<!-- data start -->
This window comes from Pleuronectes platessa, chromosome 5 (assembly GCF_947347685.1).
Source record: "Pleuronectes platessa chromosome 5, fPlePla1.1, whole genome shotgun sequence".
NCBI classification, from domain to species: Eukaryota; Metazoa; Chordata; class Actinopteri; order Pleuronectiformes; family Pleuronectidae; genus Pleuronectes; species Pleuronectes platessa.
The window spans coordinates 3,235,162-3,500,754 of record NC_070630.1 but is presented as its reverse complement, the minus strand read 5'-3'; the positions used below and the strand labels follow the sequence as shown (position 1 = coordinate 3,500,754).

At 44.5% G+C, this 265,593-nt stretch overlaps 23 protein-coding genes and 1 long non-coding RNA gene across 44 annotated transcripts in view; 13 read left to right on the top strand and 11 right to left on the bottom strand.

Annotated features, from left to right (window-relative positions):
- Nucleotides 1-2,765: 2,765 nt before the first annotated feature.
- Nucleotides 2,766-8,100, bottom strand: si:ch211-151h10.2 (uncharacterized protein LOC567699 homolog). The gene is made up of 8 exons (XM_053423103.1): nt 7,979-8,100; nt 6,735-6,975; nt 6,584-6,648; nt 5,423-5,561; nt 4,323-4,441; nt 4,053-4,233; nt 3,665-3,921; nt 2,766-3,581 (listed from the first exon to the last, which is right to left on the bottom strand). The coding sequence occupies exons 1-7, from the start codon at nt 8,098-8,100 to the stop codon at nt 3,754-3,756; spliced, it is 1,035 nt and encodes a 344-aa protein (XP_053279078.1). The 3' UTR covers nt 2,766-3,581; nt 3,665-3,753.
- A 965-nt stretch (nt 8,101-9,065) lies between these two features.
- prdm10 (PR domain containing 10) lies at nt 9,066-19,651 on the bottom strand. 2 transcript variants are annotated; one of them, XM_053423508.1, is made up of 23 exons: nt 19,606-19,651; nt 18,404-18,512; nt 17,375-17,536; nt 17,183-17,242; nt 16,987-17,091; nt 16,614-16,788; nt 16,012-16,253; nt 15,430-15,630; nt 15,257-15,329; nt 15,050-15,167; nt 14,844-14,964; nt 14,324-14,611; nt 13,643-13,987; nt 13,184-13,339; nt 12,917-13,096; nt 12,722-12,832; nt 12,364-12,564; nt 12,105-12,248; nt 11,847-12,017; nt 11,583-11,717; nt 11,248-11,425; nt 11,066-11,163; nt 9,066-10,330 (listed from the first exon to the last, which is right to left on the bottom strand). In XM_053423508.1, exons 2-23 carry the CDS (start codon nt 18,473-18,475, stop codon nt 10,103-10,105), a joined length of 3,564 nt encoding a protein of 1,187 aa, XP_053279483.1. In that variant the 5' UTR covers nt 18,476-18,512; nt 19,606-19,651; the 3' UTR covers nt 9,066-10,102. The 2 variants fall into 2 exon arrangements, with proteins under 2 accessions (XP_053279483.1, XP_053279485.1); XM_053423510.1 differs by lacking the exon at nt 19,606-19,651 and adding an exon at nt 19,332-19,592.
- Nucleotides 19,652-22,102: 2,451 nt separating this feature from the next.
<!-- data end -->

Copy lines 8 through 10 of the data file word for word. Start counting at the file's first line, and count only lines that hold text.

- Nucleotides 2,766-8,100, bottom strand: si:ch211-151h10.2 (uncharacterized protein LOC567699 homolog). The gene is made up of 8 exons (XM_053423103.1): nt 7,979-8,100; nt 6,735-6,975; nt 6,584-6,648; nt 5,423-5,561; nt 4,323-4,441; nt 4,053-4,233; nt 3,665-3,921; nt 2,766-3,581 (listed from the first exon to the last, which is right to left on the bottom strand). The coding sequence occupies exons 1-7, from the start codon at nt 8,098-8,100 to the stop codon at nt 3,754-3,756; spliced, it is 1,035 nt and encodes a 344-aa protein (XP_053279078.1). The 3' UTR covers nt 2,766-3,581; nt 3,665-3,753.
- A 965-nt stretch (nt 8,101-9,065) lies between these two features.
- prdm10 (PR domain containing 10) lies at nt 9,066-19,651 on the bottom strand. 2 transcript variants are annotated; one of them, XM_053423508.1, is made up of 23 exons: nt 19,606-19,651; nt 18,404-18,512; nt 17,375-17,536; nt 17,183-17,242; nt 16,987-17,091; nt 16,614-16,788; nt 16,012-16,253; nt 15,430-15,630; nt 15,257-15,329; nt 15,050-15,167; nt 14,844-14,964; nt 14,324-14,611; nt 13,643-13,987; nt 13,184-13,339; nt 12,917-13,096; nt 12,722-12,832; nt 12,364-12,564; nt 12,105-12,248; nt 11,847-12,017; nt 11,583-11,717; nt 11,248-11,425; nt 11,066-11,163; nt 9,066-10,330 (listed from the first exon to the last, which is right to left on the bottom strand). In XM_053423508.1, exons 2-23 carry the CDS (start codon nt 18,473-18,475, stop codon nt 10,103-10,105), a joined length of 3,564 nt encoding a protein of 1,187 aa, XP_053279483.1. In that variant the 5' UTR covers nt 18,476-18,512; nt 19,606-19,651; the 3' UTR covers nt 9,066-10,102. The 2 variants fall into 2 exon arrangements, with proteins under 2 accessions (XP_053279483.1, XP_053279485.1); XM_053423510.1 differs by lacking the exon at nt 19,606-19,651 and adding an exon at nt 19,332-19,592.